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Social Interactions and Smoking

  • Cutler, David

    (Harvard U)

  • Glaeser, Edward L.

re individuals more likely to smoke when they are surrounded by smokers? In this paper, we examine the evidence for peer effects in smoking. We address the endogeneity of peers by looking at the impact of workplace smoking bans on spousal and peer group smoking. Using these bans as an instrument, we find that individuals whose spouses smoke are 40 percent more likely to smoke themselves. We also find evidence for the existence of a social multiplier in that the impact of smoking bans and individual income becomes stronger at higher levels of aggregation. This social multiplier could explain the large time series drop in smoking among some demographic groups.

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Paper provided by Harvard University, John F. Kennedy School of Government in its series Working Paper Series with number rwp08-018.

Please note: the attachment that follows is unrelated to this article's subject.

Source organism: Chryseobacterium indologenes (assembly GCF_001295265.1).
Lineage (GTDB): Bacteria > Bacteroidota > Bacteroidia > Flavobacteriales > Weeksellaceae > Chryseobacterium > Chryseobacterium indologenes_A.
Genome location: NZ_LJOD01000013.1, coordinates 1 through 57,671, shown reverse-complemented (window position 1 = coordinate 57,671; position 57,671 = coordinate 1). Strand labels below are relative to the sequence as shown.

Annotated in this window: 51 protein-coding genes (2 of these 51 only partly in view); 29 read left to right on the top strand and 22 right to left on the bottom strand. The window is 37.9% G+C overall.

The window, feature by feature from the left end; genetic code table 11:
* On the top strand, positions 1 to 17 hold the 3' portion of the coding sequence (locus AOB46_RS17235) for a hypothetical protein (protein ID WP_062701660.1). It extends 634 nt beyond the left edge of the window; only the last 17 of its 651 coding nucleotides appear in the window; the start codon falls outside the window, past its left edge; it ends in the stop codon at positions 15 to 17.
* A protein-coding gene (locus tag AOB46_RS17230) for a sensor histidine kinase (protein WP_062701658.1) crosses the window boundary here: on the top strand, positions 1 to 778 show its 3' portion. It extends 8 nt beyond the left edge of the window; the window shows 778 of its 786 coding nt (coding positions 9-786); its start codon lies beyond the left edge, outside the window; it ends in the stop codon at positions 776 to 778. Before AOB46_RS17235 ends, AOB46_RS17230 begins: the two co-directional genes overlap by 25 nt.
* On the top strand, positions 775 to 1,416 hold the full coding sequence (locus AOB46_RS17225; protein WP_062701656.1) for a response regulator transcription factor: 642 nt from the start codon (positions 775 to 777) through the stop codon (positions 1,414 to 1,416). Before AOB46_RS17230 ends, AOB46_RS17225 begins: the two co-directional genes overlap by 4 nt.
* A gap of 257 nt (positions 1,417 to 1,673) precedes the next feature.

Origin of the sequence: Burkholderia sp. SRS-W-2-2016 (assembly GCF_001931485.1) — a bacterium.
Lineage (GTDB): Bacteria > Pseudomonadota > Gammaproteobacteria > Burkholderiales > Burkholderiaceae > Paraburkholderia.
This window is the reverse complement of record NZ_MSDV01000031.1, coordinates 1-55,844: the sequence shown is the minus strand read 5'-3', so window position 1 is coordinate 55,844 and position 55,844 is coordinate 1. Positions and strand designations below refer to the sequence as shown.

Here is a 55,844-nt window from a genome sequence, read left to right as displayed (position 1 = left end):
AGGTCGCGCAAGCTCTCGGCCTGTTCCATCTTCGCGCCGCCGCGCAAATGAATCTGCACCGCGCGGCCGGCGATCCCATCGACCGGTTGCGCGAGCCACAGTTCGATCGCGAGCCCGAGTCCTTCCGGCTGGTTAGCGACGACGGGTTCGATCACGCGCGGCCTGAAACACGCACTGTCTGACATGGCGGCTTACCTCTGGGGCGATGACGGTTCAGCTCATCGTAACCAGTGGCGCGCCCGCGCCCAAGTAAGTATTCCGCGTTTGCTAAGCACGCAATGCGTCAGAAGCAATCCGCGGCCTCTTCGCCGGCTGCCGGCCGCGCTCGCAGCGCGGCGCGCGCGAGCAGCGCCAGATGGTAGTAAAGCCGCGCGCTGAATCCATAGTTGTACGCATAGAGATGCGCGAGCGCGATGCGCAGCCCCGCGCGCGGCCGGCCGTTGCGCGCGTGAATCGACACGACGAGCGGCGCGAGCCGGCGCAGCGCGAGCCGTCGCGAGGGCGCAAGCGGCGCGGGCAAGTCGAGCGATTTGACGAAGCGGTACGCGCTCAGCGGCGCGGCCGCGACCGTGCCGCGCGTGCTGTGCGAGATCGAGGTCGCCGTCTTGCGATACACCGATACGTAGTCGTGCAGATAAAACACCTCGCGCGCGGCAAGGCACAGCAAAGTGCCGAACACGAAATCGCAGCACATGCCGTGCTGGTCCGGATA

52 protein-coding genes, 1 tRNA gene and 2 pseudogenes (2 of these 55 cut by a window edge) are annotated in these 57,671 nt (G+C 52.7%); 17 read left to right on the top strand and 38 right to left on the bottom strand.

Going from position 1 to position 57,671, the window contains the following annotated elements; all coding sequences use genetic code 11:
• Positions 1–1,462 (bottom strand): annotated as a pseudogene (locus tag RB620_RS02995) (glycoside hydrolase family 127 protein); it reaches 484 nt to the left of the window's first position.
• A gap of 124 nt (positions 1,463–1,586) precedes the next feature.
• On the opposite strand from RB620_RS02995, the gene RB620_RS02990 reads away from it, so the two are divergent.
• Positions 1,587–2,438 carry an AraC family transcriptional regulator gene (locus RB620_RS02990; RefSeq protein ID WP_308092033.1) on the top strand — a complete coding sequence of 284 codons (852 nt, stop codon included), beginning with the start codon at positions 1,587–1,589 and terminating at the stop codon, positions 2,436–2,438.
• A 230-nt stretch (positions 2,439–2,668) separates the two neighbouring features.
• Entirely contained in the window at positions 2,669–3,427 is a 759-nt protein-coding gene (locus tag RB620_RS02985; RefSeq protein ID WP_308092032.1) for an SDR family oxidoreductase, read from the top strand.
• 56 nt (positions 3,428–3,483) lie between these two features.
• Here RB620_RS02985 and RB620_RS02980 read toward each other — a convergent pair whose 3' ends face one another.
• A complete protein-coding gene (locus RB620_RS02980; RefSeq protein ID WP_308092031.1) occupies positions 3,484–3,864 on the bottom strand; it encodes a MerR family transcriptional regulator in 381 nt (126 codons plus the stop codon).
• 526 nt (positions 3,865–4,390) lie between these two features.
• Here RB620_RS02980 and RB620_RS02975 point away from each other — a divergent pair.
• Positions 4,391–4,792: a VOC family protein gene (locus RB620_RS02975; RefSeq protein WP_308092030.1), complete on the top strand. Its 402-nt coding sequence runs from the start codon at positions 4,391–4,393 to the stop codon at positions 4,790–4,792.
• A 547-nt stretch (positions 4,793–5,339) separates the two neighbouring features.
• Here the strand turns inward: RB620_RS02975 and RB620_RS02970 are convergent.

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Date of creation: Mar 2008
Date of revision:
Handle: RePEc:ecl:harjfk:rwp08-018
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  1. Peter M. Demarzo & Dimitri Vayanos & Jeffrey Zwiebel, 2003. "Persuasion Bias, Social Influence, And Unidimensional Opinions," The Quarterly Journal of Economics, MIT Press, vol. 118(3), pages 909-968, August.
  2. Allison, G. & Fudenberg, D., 1992. "Rules of Thumb for Social Learning," Working papers 92-12, Massachusetts Institute of Technology (MIT), Department of Economics.
  3. Case, A.C. & Katz, L.F., 1991. "The Company You Keep: The Effects Of Family And Neighborhood On Disadvantaged Younths," Harvard Institute of Economic Research Working Papers 1555, Harvard - Institute of Economic Research.
  4. William N. Evans & Matthew C. Farrelly & Edward Montgomery, 1996. "Do Workplace Smoking Bans Reduce Smoking?," NBER Working Papers 5567, National Bureau of Economic Research, Inc.
  5. Lisa M. George & Joel Waldfogel, 2006. "The New York Times and the Market for Local Newspapers," American Economic Review, American Economic Association, vol. 96(1), pages 435-447, March.
  6. Lisa George & Joel Waldfogel, 2003. "Who Affects Whom in Daily Newspaper Markets?," Journal of Political Economy, University of Chicago Press, vol. 111(4), pages 765-784, August.
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